The idea and elegance of DbC remained impressed on my mind, so when I discovered Ada 2012 a few years back, I was delighted to find that they had added contracts to the language. I’m aware that some other languages also offer some support for DbC, and I’ve experimented with Kotlin’s implementation, but it isn&srquo;t as nice as Eiffel’s or Ada’s, and nowhere near SPARK’s.

Rather notably, Rust, the current “hot” language for “safe and secure programming”, does not implement DbC natively. A crate exists to add on this functionality, but the crate’s implementation is similar to Eiffel’s, in that it explicitly states that contracts are not checked at compile-time.

SPARK’s implementation

In principle, Ada could imitate Eiffel and check contracts at runtime on a “debug” build. I’m not sure it does that, since I haven’t yet gotten around to checking. I’ve been too fascinated with the possibilities offered by SPARK.

A distinctive feature of SPARK’s implementation of DbC, as opposed to Eiffel’s implementation, is that
The checker can prove a program satisfies contracts at compile-time,
or, if not,
indicate where such a proof falters!
It seems that SPARK does not have a “compiler” in the traditional sense. SPARK has a proof checker; you run a separate program on your code to check that the specified contracts are specified. When if the proof checker signs off on the code, you don’t yet have an executable. To compile SPARK code, one uses the usual Ada compiler.

I ran the examples below using AdaCore’s “GPS”, an Ada-capable IDE that also works with other languages, such as C++. It’s relatively to call the proof checker and set its options that way. It’s also possible to use the command line: gnatprove will run the proof checker, and gnatmake will build an executable. I’ll spare the reader the details of project files, which lie beyond the scope of this article.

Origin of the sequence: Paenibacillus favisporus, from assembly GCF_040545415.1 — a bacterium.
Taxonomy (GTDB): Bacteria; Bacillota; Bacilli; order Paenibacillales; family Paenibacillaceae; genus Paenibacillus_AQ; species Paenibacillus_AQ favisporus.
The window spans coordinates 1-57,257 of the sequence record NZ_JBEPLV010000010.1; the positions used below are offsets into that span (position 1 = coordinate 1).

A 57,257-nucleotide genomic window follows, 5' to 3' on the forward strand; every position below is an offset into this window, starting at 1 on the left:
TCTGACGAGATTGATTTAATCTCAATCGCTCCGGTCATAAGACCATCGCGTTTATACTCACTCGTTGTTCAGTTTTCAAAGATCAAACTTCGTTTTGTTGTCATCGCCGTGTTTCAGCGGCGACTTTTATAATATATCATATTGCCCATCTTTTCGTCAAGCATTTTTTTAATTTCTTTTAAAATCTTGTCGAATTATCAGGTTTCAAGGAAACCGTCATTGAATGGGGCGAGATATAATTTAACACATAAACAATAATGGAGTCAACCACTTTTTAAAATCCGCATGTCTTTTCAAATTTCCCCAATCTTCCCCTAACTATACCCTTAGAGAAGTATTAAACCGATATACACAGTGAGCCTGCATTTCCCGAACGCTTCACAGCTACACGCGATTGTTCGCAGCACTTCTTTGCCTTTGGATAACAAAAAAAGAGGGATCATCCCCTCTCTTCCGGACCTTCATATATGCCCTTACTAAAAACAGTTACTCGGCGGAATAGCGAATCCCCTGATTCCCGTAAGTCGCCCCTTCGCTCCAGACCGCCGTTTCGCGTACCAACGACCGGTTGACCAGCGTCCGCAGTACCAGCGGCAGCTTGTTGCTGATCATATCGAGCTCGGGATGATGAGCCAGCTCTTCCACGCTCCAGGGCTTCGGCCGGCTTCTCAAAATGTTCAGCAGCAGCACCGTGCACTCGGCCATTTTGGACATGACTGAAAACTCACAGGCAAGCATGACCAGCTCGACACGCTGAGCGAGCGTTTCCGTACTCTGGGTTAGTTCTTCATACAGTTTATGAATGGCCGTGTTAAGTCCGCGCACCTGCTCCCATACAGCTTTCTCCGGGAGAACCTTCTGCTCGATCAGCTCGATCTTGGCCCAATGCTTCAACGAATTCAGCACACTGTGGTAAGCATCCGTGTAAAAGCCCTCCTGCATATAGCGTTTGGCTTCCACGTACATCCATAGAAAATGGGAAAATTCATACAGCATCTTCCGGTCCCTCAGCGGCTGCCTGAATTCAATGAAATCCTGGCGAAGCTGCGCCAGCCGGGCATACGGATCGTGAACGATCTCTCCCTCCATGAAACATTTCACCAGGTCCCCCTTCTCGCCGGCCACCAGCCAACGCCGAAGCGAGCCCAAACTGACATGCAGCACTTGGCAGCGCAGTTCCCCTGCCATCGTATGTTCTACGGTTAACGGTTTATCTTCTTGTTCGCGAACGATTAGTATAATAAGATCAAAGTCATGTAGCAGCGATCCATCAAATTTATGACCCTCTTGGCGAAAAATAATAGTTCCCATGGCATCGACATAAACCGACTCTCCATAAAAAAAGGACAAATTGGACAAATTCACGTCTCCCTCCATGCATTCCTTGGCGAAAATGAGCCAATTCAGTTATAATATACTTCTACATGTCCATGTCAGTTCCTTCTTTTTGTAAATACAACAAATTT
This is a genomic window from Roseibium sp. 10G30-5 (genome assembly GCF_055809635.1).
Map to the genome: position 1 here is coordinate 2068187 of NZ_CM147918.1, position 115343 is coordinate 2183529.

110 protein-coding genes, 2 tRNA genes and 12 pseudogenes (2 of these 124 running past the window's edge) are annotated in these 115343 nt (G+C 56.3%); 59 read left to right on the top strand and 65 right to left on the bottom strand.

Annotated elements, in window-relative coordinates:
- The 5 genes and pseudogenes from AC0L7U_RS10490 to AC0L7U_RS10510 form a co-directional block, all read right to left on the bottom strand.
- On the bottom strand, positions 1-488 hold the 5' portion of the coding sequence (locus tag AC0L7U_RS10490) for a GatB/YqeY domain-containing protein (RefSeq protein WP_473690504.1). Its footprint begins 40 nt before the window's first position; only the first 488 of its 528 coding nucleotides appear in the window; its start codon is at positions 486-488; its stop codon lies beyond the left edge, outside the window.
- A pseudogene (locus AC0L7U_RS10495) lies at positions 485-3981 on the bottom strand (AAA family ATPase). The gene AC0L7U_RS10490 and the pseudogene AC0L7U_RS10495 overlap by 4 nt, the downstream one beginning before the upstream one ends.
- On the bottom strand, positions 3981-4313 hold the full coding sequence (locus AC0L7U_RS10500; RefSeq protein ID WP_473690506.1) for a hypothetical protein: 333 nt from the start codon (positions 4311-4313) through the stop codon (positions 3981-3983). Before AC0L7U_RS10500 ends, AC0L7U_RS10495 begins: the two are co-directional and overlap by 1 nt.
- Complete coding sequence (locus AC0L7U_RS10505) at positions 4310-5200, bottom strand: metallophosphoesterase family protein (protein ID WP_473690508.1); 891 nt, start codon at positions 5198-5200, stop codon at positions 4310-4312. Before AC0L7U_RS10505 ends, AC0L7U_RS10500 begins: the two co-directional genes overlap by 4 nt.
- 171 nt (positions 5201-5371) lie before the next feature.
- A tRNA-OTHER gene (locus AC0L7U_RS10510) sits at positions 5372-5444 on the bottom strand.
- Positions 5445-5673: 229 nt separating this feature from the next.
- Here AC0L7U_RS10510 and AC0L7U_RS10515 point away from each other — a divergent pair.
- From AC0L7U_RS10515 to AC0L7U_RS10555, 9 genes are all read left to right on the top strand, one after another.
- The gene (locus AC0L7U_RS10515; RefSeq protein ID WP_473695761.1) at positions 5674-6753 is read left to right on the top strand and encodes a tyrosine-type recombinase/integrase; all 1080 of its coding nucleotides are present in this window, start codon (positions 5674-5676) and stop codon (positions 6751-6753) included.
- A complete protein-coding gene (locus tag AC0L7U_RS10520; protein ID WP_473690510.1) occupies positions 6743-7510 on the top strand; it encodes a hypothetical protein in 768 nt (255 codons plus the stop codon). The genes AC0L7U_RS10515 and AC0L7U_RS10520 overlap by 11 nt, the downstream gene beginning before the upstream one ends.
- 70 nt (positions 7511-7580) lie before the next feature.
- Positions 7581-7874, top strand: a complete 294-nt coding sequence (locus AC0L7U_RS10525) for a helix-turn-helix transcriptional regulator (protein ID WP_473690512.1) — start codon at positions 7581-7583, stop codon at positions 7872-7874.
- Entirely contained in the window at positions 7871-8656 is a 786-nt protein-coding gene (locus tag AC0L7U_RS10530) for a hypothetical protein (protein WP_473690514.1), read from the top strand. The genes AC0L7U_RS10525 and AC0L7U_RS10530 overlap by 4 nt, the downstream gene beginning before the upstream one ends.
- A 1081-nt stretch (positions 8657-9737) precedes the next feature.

Here’s an extract of a work-in-progress Ada package that specifies monomial arithemetic via a package (in Ada jargon). It does not implement most features, though; most require a package body). However, Is_Divisible is a simple enough function that we can demonstrate “inline implementation” of “expression functions”. (I think I have the Ada jargon correct there.)
package Monomials with SPARK_Mode => On is
-- we can turn off SPARK_Mode when needed

type Exponent_Vector is array (Natural range <>) of Natural;
-- this will store exponents

type Monomial (Number_of_Variables: Positive) is record
-- a monomial is little more than an exponent vector,
-- but this can be expanded if need be

    Exp: Exponent_Vector(1..Number_of_Variables);
    Is_Initialized: Boolean;

end record;

type Term (Number_Of_Variables: Positive) is record
-- a term is the product of a monomial and a coeff

    Coeff: Natural;
    Mon: Monomial(Number_Of_Variables);

end record;

procedure Init(T: out Monomial; A: in Exponent_Vector) with
      Relaxed_Initialization => T,
      Pre => (
          A'First = 1 and A'First <= A'Last and A'Last = T.Number_of_Variables
      Post => (
          T.Is_Initialized and then T'Initialized and then A = T.Exp
-- initalizes T's exponents to the values in A